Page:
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What do they mean by 'WE' ?

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posted on Jan, 26 2016 @ 05:20 PM
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You will listen to talk shows and the interviewer, person being interviewed, or person calling in will say 'we' could do this, 'we' could have done that
or 'we' should do this. The question is who or what is this 'WE' that they are talking about? They act like the USA is and has been a unified nation
with uniied goals and objectives.

Is there an American 'WE'? What does 'WE the People' mean today? What do you who call yourself American mean when you say WE? Do you have common goals and objectives? What are they?
edit on 26-1-2016 by AlienView because: (no reason given)




posted on Jan, 26 2016 @ 05:22 PM
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a reply to: AlienView

By 'we' they mean 'us' so he is referring to 'them'.

Make sense?



posted on Jan, 26 2016 @ 05:29 PM
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a reply to: AlienView

As good as any response to your question is the answer of "Birds of a feather."

Now, they all have feathers, but some birds has black feathers and some have brown and some have any other variety under nature. So the terms while inclusive, it is not necessarily definitive beyond a certain general degree.


Psst: There no answer to your question, only argument over it which shall probably proceed immediately here upon ATS.



posted on Jan, 26 2016 @ 05:30 PM
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There is no WE . Our government goes against almost everything it is supposed to represent.
WE should get rid of Them.
And have a US for us.



posted on Jan, 26 2016 @ 05:36 PM
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originally posted by: JHumm
There is no WE . Our government goes against almost everything it is supposed to represent.
WE should get rid of Them.
And have a US for us.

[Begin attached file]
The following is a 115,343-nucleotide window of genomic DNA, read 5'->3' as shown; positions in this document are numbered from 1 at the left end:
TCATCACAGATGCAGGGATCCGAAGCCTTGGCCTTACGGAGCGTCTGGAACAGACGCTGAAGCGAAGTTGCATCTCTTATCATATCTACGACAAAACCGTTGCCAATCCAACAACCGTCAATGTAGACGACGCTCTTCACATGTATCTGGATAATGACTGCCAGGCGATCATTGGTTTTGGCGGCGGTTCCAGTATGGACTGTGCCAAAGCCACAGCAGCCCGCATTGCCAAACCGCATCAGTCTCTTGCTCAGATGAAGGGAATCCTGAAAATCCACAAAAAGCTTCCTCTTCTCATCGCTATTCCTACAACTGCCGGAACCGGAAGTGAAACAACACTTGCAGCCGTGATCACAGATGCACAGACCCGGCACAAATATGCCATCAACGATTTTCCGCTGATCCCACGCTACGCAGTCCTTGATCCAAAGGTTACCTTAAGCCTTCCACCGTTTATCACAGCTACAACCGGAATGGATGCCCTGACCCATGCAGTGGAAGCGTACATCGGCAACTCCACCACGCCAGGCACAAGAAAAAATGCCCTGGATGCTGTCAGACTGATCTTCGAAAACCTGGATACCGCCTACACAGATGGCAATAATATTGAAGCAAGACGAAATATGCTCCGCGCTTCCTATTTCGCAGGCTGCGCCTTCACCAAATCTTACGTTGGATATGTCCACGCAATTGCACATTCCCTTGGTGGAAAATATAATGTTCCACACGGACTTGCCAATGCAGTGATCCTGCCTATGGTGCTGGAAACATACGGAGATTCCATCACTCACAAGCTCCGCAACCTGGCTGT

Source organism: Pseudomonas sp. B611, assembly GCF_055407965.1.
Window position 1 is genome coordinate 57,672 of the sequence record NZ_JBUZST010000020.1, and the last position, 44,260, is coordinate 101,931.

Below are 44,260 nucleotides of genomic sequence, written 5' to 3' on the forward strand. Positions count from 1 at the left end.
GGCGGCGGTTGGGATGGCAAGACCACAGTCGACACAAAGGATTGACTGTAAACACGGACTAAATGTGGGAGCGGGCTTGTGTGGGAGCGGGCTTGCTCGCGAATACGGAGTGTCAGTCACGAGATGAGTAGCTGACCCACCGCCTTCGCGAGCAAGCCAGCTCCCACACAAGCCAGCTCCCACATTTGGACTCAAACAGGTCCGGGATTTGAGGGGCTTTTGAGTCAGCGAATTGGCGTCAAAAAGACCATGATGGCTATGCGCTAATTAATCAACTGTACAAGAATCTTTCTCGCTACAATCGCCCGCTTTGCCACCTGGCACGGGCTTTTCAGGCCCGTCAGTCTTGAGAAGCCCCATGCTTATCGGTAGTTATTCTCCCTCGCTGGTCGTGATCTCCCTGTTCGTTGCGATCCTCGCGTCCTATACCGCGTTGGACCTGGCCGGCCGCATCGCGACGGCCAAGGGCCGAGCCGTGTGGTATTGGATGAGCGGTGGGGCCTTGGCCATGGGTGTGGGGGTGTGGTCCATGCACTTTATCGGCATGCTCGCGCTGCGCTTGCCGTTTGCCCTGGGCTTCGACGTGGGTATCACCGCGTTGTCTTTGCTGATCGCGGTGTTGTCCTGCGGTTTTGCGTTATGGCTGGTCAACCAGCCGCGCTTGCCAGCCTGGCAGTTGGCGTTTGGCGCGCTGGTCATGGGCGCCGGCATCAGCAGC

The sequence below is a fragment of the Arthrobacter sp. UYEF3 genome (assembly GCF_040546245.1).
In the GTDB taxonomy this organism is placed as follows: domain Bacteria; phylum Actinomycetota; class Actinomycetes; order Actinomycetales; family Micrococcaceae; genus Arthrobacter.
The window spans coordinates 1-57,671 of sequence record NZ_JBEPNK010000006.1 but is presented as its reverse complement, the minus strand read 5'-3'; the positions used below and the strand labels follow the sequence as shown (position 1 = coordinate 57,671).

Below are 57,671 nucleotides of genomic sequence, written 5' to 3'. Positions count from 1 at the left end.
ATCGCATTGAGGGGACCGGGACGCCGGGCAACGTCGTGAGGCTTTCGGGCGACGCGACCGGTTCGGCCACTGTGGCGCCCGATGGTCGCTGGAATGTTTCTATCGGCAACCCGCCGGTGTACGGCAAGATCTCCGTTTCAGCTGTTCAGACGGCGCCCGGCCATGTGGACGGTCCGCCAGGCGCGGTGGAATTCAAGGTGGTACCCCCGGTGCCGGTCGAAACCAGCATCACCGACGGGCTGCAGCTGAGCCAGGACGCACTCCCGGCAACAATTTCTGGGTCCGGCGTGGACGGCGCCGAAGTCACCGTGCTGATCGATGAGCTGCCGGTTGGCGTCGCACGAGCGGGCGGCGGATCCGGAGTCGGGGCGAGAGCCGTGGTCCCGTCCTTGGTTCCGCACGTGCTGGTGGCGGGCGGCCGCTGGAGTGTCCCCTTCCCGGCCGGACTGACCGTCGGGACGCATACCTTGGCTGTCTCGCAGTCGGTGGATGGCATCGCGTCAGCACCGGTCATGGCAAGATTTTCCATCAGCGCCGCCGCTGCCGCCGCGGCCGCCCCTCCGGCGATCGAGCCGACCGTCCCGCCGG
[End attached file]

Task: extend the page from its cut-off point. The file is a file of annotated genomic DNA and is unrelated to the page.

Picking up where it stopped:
OK, then what does US for US mean? Still the same problem,



posted on Jan, 26 2016 @ 05:40 PM
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originally posted by: AlienView

originally posted by: JHumm
There is no WE . Our government goes against almost everything it is supposed to represent.
WE should get rid of Them.
And have a US for us.


OK, then what does US for US mean? Still the same problem,


It's a collective noun, a part of speech. There isn't any real mystery. It's not philosophical except for the grammar-impaired. It's not worth worrying about.



posted on Jan, 26 2016 @ 05:50 PM
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originally posted by: schuyler

originally posted by: AlienView

originally posted by: JHumm
There is no WE . Our government goes against almost everything it is supposed to represent.
WE should get rid of Them.
And have a US for us.


OK, then what does US for US mean? Still the same problem,


It's a collective noun, a part of speech. There isn't any real mystery. It's not philosophical except for the grammar-impaired. It's not worth worrying about.


Yes, BUT the USA was founded on philosophical principles - a belief in legal equality, and a whole bunch of guaranteed
rights to maintain this equality for all mind set - Is there anything left of the principles of the the USA? Or is it survival of
the fittest, might makes right and screw anyone who gets in your way?



posted on Jan, 26 2016 @ 05:52 PM
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a reply to: AlienView

Well now, that depends on context.

When a media personality says it, they mean everyone else. It's not like some crappy cable news anchor or talk show host is going to actually do anything, about anything. So depending on the specific context, they could be talking about the people of the nation, just as long as they themselves get to keep doing what they do, and getting overpaid for it.

When a politician says we, it also depends on context. Sometimes, when addressing the congress, or a parliament, or a state function, or another assemblage of high powered persons somewhere in the world, they might be talking about their party, or the national breadth of politicans as a whole, or indeed the entire worlds political figures, especially if they are addressing the UN at the time. Sometimes a politician will address the nation, to rally support for a campaign or a bill. Sometimes they will talk directly to the people to reassure them, that "we are doing all we can to alleviate this crisis". Sometimes that means that they are referring to the political arm, the military, law enforcement, disaster relief teams, and so on.

Too much depends on context, to make an answer to your query easy to digest, leave alone compose!



posted on Jan, 26 2016 @ 05:56 PM
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OK, then what does US for US mean? Still the same problem,


You asked about the word "we" and are apparently having trouble understanding it. It is a collective noun, as in "We, the people," the same way "The United States" was originally a collective noun, a collection of self-governing states that decidedly did NOT agree on everything.

That doesn't mean every individual has to buy off on every detail.


edit on 1/26/2016 by schuyler because: (no reason given)



posted on Jan, 26 2016 @ 06:03 PM
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originally posted by: AlienView

originally posted by: JHumm
There is no WE . Our government goes against almost everything it is supposed to represent.
WE should get rid of Them.